Revealed: Marketing effectiveness ‘more prominent’ factor in business decisions

As brands seek to navigate the cost of living crisis, not to mention the wreckage left behind by Covid, Marketing Week’s exclusive data reveals marketing effectiveness is cementing its importance in business decision making.

Language of Effectiveness
Source: Marketing Week Language of Effectiveness Survey

If there was ever a case for making marketing effectiveness a priority, it would be in the current climate.

Facing an unprecedented cost crisis, record inflation and the prospect of recession, marketers who can demonstrate the tangible impact of their activity will be well positioned to make a compelling case for investment even as budgets are squeezed.

Indeed, Marketing Week’s exclusive Language of Effectiveness Survey reveals marketing effectiveness is shooting up the corporate agenda. More than half (61.2%) of the 1,610 brand-side marketers surveyed say marketing effectiveness measurement has become a more prominent factor in marketing/business decisions over the past three years.

This is compared to just 10.8% of respondents who report effectiveness measurement has become less prominent in corporate decision making. Under a quarter (22.2%) say the measurement of marketing effectiveness is as important a factor in decision making as it was in 2019.

The sample is dominated by senior marketers with oversight of the decisions being taken within business, with 81.5% of respondents ranging from CMO and vice-president roles, to management level positions.

Defining effectiveness and meaningful metrics: 5 interesting stats to start your week

More than a fifth (26.9%) of those surveyed identify as working in marketing operations, followed by brand management (22.4%), digital marketing (12.7%), marketing insights and research (8.3%) and advertising (4.5%). A further 3.9% hold content roles, 2.8% work within social media and 2.6% in PR.

Among this sample, over half (51.9%) interpret the term ‘marketing effectiveness’ to mean the success of marketing communication campaigns according to objectives.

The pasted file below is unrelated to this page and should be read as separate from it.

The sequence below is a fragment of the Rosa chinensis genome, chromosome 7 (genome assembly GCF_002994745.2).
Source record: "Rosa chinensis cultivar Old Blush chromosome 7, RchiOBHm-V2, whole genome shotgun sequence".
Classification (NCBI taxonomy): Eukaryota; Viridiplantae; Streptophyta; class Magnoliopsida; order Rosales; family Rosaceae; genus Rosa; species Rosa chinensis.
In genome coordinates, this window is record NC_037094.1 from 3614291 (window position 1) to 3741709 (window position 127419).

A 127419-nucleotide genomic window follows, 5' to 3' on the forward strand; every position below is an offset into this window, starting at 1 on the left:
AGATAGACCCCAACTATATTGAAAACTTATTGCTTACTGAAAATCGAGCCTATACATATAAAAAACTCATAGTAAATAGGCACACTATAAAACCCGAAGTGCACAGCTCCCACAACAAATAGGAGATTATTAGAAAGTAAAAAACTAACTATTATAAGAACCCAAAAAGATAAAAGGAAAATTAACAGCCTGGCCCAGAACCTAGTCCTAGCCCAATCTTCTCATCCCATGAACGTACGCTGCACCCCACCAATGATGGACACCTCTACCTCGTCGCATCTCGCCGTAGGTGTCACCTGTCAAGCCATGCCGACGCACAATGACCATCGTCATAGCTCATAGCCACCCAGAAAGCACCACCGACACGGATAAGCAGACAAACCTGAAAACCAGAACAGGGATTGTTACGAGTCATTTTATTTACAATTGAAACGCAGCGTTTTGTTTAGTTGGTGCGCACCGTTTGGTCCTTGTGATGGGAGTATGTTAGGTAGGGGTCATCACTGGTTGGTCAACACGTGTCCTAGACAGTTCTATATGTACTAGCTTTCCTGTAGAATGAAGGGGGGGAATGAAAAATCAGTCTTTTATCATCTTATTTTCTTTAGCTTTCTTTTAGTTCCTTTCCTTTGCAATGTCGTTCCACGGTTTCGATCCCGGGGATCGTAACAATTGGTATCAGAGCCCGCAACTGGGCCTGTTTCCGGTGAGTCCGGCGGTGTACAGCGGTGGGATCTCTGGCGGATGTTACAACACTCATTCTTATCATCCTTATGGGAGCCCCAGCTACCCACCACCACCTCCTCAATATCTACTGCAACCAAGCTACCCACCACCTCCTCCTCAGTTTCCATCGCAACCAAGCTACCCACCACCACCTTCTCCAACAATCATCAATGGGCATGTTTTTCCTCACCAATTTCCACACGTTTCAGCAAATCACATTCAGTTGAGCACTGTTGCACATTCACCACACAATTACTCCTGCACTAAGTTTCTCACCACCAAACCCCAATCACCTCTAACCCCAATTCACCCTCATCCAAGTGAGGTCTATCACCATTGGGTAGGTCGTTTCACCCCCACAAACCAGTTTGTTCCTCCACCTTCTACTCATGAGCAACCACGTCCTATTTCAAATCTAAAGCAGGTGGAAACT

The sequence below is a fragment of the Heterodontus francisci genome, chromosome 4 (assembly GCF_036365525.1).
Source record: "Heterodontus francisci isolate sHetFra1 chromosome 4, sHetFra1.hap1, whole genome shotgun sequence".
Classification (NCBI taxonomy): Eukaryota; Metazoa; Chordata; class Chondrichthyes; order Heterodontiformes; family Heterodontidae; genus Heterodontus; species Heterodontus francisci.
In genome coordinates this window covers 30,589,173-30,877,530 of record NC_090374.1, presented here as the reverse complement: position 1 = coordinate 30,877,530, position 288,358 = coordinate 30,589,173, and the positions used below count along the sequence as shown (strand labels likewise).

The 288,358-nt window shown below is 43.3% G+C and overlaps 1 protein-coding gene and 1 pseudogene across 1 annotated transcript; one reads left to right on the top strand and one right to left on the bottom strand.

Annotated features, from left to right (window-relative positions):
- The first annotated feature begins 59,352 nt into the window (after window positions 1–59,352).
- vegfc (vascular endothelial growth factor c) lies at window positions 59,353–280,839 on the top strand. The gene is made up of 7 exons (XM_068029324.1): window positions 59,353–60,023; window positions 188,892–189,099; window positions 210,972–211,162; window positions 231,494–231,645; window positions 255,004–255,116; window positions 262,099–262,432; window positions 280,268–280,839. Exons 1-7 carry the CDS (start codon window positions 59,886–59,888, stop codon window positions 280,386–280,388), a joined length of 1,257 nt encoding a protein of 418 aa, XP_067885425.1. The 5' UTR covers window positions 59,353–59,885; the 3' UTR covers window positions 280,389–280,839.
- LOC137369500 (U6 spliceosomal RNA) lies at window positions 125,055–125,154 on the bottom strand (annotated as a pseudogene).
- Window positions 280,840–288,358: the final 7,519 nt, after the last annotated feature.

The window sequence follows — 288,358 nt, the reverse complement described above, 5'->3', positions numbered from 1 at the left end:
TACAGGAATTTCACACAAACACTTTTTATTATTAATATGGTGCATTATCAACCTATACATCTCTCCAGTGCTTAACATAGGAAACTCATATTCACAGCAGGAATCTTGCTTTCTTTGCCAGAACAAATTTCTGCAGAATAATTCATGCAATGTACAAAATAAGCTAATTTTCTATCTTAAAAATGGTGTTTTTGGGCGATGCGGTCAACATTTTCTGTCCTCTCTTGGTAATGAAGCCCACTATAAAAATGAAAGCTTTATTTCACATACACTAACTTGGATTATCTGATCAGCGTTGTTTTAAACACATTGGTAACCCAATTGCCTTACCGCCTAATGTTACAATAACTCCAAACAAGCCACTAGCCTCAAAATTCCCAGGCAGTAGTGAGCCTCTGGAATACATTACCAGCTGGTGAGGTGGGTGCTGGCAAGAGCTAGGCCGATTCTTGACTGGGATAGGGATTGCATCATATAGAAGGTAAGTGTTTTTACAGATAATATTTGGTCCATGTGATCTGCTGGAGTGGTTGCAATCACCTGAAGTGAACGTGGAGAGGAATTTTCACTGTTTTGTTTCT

The next most popular definition is the return on marketing investment earned (40.8%), while 38% of respondents interpret marketing effectiveness to mean the delivery of business objectives.

Some way behind, more than a fifth of the sample (27%) define effectiveness as how successful a marketing campaign has been in strengthening brand equity, while just a quarter (24.1%) view it as the success of a company’s go-to market strategy.

What are marketers measuring?

Conversion rates (51.7%) emerge as the number one metric currently being studied by marketers in their effectiveness tracking, followed closely by new customer acquisition (51.1%) and click-through rates (49.1%).

Brand awareness (47.9%) was the fourth most popular metric employed by marketers to track effectiveness, followed by leads generated (46.9%) and return on investment (44.9%).

Over a third of marketers (38.2%) measure how their activity is delivering business outcomes, with 34.7% analysing campaign views. Lower down the ranking of metrics, 31.9% of respondents are actively measuring customer retention rates, 31.3% measure Net Promoter Score and 30.2% are interested in brand recall.

More than a fifth of marketers (27.8%) currently measure brand attributes in their tracking, while 27.1% measure customer lifetime value and brand affinity comes last in the tracking stakes, at 26.8%.

Language of Effectiveness
Source: Marketing Week Language of Effectiveness Survey

Regarding which elements marketers are testing prior to launching a campaign, well over half of respondents engage in segmentation analysis and targeting (57.3%).

Some way further behind, more than a third (35.8%) of marketers conduct proposition/concept testing, while 33.5% run focus groups and a third (33%) conduct usage and attitude research. A further 31% of marketers engage in ad testing, while 29.7% conduct pricing research.

Interesting, just over a fifth of marketers questioned (28.1%) say they conduct market mix modelling and even fewer (19.5%) carry out econometric modelling and forecasting. Some 18.2% of the sample report using field trials prior to the launch of campaigns, with just 11.1% conducting conjoint analysis.

While the definitions and metrics may vary, the news marketing effectiveness has become more prominent in business decision making since the onset of Covid suggests work done by the industry in recent years to build a robust case for marketing investment is paying off.

Next week Marketing Week will publish the first in a series of features, drawing on the exclusive data to dig deeper into how marketers approach effectiveness, the trade-offs between brand and performance, and the swing towards ROI.

To read our Language of Effectiveness content so far click here.